A Heritage City
China’s only “ancient city of maritime heritage”, Dinghai hosts a good number of significant cultural sites and monuments, many of which are related to the Opium War. The enchanting marine vista of Dinghai once impressed a British envoy so much that he spread the word that “the city was similar to Venice” when back in his own country.
Dinghai also constitutes an important chapter in the lesserknown history of the Ming-Qing contention. It is the burial site of the unidentified remains of anti-Qing resistant fighters and civilians, and the place where a Southern Ming queen leapt to her death as the fall of the Ming was imminent.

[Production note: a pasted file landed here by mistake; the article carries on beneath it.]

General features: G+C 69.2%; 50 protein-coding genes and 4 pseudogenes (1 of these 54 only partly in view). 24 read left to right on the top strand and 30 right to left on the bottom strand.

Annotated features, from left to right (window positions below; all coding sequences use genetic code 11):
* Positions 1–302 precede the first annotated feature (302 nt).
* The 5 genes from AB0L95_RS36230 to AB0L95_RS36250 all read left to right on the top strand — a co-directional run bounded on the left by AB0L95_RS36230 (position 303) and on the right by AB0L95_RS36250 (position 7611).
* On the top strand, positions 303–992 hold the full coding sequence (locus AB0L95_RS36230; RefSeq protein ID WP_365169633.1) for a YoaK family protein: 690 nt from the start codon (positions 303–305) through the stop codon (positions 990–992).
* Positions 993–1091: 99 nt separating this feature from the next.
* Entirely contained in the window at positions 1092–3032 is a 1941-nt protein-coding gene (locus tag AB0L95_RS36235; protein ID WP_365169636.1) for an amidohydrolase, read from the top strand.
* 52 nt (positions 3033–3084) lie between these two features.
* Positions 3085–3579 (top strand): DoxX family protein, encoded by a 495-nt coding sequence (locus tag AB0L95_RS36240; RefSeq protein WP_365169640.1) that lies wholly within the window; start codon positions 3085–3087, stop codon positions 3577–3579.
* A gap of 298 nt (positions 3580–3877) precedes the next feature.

Other magnificent cultural sites include the Zuyin Temple, a Zen Buddhist place of worship and meditation with a lineage dating back to 940, and the Sanmao Memorial Museum, dedicated to a popular Taiwanese author of Mainlander origin.
A combination of Chinese and western architectural elements also adds radiance to the charming character of Dinghai. The period from the 1920s to the 1930s saw many Dinghai businessmen return home from Shanghai rolling in wealth. The result of the homereturning was a new fad of building lavish mansions. In 1933, the villa of plasterer-turned-millionaire Pan Shanglin joined the city’s elite real estate scene. The high construction quality of the two-storey house of exotic beauty, set against vast riverside greenery, has no rival worth mentioning.